How can we slow traffic on Allard Crescent?

How do we slow traffic on Allard Crescent?

Long time Township resident Greg Drew delivered a passionate plea to Council last monday regarding the speed of traffic on Allard Crescent in North Langley. As someone who often walks along this stretch, I concur with Mr. Drew on this that this should be taken care of. There have been several deaths and the number of incidents continue to grow.

Mr. Drew mentioned that the Township has tried many things to try to reduce speed from installing various speed bumps (which were later removed due to motor home damage) to added road speed signage. However, he curiously stated that the construction which added better perspective has actually increased speed since drivers can see farther. He said many bicyclists don’t use the bike lanes because of all the junk collected along their path. allardHe provided a host of other issues including altercations between drivers, problems with trucks, etc.

“All I’m saying is this is a huge issue and I don’t want to have to come back before council and say I told you so when somebody dies.” -Greg Drew

During his delegation to council, Mr. Drew was seeking another speed/traffic count (since the last one was during January, which is not a high traffic period here), increased RCMP presence, and a “no truck” sign at McKinnon & Allard. The problem with RCMP presence will always be that it is more reactive whereas what this street needs is long term traffic conditioning. It may work on the short term, but it isn’t a practical long term solution.

When Mr. Drew mentioned that the improved line of sight sped up traffic intrigued me because this is exactly what is expected. The easier a roadway is for drivers to speed – such as line of sight, wider lanes, less lights – the faster and therefore less safe local traffic will be. Allard Crescent is a gorgeous drive, almost like a mini-Stanley Park (which ironically benefits from a lack of visibility for motorists, forcing them to stay slow), which invites all sorts of joy riders.

A few days after his delegation, I spoke with Greg Drew and he confirmed that the majority of the speeders are not residents on Allard – but mainly pleasure drives benefiting from the beautiful scenery, lack of police enforcement, long straight-a-ways, and no traffic calming measures.

There are many techniques to traffic calming that a municipality can undertake, but it takes the will of the people and of council to actually want safer streets. To make streets safer, you must make it less desirable for cars. In urban areas, this often includes roundabouts, road diets and angled street parking. In a more rural area like Allard Crescent, this could involve street chokers and diverter medians as pictured above, in combination with the narrower lanes.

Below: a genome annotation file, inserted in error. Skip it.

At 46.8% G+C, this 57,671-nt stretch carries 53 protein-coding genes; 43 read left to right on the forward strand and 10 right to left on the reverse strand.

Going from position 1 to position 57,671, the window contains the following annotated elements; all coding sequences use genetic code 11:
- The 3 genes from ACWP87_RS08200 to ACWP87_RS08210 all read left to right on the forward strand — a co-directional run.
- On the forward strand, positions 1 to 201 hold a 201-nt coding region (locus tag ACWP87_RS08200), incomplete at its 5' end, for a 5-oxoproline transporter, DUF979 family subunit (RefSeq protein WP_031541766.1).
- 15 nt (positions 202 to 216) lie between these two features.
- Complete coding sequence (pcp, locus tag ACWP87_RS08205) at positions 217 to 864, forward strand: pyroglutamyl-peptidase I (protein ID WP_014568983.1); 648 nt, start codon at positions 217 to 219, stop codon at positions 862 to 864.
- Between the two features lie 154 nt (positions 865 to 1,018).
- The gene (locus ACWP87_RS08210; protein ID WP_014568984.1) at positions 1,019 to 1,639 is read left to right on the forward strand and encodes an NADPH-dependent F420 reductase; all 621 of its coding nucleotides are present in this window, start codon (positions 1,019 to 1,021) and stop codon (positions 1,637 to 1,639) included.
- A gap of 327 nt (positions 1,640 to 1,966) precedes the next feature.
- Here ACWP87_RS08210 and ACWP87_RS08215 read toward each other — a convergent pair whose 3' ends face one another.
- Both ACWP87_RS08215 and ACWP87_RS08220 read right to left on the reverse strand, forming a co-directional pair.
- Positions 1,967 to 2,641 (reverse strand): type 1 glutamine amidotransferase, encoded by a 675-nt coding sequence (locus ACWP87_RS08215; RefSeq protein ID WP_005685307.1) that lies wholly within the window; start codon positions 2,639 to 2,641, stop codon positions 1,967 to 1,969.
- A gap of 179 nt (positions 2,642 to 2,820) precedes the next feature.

While Mr. Drew mentioned that speed humps were causing problems for motor homes, rumble strips in key location could be another solution and wouldn’t hurt vehicles. Greg Drew provided anecdotal evidence during our discussion that this would work since even the little speed counters were laid in January, drivers would actually break just before them due to the slight rumble.

Following the delegation I drove through Allard Crescent during the day. The lanes on  Allard Crescent are not even 9.5′ in most areas, but there is little congestion, which defeats the benefit of narrow lanes. While speeders have good visibility throughout most of the Crescent, there were several hidden driveways and areas of high pedestrian activity, even in early April, where the lack of speed enforcement could definitely lead to tragedy. Indeed, there is an impossible amount of natural debris along bike paths. The road shoulders were used by joggers and parents with strollers instead of the uneven dirt path beside the road on the other side of the fence. Personally, I found at least four locations that would benefit from having aggressive rumble strips and/or street chokers, especially around Derby Reach parking locations.

While I am sure Mr. Drew will continue his own advocacy, I will follow up closer to summer as pedestrian activity increases and a better understanding of the relationship between motorists, cyclists and pedestrians along this uniquely beautiful roadway.

 

Leave a Reply

Fill in your details below or click an icon to log in:

WordPress.com Logo

You are commenting using your WordPress.com account. Log Out /  Change )

Google photo

You are commenting using your Google account. Log Out /  Change )

Twitter picture

You are commenting using your Twitter account. Log Out /  Change )

Facebook photo

You are commenting using your Facebook account. Log Out /  Change )

Connecting to %s